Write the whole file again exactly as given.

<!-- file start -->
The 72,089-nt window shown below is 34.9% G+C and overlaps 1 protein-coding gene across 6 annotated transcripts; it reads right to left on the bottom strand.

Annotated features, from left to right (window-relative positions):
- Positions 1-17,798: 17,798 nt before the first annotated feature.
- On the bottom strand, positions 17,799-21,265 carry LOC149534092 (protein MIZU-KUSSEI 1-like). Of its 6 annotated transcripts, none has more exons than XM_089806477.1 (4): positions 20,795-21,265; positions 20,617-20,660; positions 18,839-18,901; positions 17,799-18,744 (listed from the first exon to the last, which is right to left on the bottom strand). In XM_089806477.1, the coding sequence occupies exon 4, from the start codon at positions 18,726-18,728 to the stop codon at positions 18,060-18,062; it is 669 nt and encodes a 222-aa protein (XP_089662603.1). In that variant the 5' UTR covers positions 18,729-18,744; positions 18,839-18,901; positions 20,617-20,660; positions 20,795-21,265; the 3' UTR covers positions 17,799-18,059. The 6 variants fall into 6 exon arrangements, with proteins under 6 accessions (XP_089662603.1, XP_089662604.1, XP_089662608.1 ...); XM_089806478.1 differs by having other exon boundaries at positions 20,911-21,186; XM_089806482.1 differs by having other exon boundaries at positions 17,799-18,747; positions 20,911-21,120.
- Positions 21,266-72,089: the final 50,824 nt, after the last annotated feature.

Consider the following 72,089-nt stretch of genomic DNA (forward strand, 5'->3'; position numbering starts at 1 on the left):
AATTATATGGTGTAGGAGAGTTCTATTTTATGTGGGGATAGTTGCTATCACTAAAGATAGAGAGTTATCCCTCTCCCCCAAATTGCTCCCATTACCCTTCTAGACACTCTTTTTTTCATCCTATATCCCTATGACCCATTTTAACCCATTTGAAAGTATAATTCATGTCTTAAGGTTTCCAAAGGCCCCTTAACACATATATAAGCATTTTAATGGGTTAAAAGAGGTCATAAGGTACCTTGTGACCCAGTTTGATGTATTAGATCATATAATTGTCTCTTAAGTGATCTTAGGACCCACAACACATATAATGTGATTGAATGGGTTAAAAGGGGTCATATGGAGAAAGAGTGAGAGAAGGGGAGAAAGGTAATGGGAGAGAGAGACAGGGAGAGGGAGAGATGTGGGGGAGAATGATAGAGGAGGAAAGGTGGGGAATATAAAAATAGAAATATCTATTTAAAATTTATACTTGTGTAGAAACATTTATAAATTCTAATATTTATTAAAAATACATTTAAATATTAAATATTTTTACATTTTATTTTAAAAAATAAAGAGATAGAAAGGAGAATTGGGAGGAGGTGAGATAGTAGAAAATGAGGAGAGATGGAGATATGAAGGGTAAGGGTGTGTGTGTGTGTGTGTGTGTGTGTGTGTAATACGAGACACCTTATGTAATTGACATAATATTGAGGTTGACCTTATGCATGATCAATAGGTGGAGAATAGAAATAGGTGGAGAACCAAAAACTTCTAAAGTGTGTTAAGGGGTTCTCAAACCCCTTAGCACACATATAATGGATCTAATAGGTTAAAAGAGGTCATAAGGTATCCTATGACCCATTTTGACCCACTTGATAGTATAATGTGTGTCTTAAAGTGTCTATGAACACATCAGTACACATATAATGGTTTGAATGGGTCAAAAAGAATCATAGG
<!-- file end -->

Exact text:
The 72,089-nt window shown below is 34.9% G+C and overlaps 1 protein-coding gene across 6 annotated transcripts; it reads right to left on the bottom strand.

Annotated features, from left to right (window-relative positions):
- Positions 1-17,798: 17,798 nt before the first annotated feature.
- On the bottom strand, positions 17,799-21,265 carry LOC149534092 (protein MIZU-KUSSEI 1-like). Of its 6 annotated transcripts, none has more exons than XM_089806477.1 (4): positions 20,795-21,265; positions 20,617-20,660; positions 18,839-18,901; positions 17,799-18,744 (listed from the first exon to the last, which is right to left on the bottom strand). In XM_089806477.1, the coding sequence occupies exon 4, from the start codon at positions 18,726-18,728 to the stop codon at positions 18,060-18,062; it is 669 nt and encodes a 222-aa protein (XP_089662603.1). In that variant the 5' UTR covers positions 18,729-18,744; positions 18,839-18,901; positions 20,617-20,660; positions 20,795-21,265; the 3' UTR covers positions 17,799-18,059. The 6 variants fall into 6 exon arrangements, with proteins under 6 accessions (XP_089662603.1, XP_089662604.1, XP_089662608.1 ...); XM_089806478.1 differs by having other exon boundaries at positions 20,911-21,186; XM_089806482.1 differs by having other exon boundaries at positions 17,799-18,747; positions 20,911-21,120.
- Positions 21,266-72,089: the final 50,824 nt, after the last annotated feature.

Consider the following 72,089-nt stretch of genomic DNA (forward strand, 5'->3'; position numbering starts at 1 on the left):
AATTATATGGTGTAGGAGAGTTCTATTTTATGTGGGGATAGTTGCTATCACTAAAGATAGAGAGTTATCCCTCTCCCCCAAATTGCTCCCATTACCCTTCTAGACACTCTTTTTTTCATCCTATATCCCTATGACCCATTTTAACCCATTTGAAAGTATAATTCATGTCTTAAGGTTTCCAAAGGCCCCTTAACACATATATAAGCATTTTAATGGGTTAAAAGAGGTCATAAGGTACCTTGTGACCCAGTTTGATGTATTAGATCATATAATTGTCTCTTAAGTGATCTTAGGACCCACAACACATATAATGTGATTGAATGGGTTAAAAGGGGTCATATGGAGAAAGAGTGAGAGAAGGGGAGAAAGGTAATGGGAGAGAGAGACAGGGAGAGGGAGAGATGTGGGGGAGAATGATAGAGGAGGAAAGGTGGGGAATATAAAAATAGAAATATCTATTTAAAATTTATACTTGTGTAGAAACATTTATAAATTCTAATATTTATTAAAAATACATTTAAATATTAAATATTTTTACATTTTATTTTAAAAAATAAAGAGATAGAAAGGAGAATTGGGAGGAGGTGAGATAGTAGAAAATGAGGAGAGATGGAGATATGAAGGGTAAGGGTGTGTGTGTGTGTGTGTGTGTGTGTGTGTAATACGAGACACCTTATGTAATTGACATAATATTGAGGTTGACCTTATGCATGATCAATAGGTGGAGAATAGAAATAGGTGGAGAACCAAAAACTTCTAAAGTGTGTTAAGGGGTTCTCAAACCCCTTAGCACACATATAATGGATCTAATAGGTTAAAAGAGGTCATAAGGTATCCTATGACCCATTTTGACCCACTTGATAGTATAATGTGTGTCTTAAAGTGTCTATGAACACATCAGTACACATATAATGGTTTGAATGGGTCAAAAAGAATCATAGG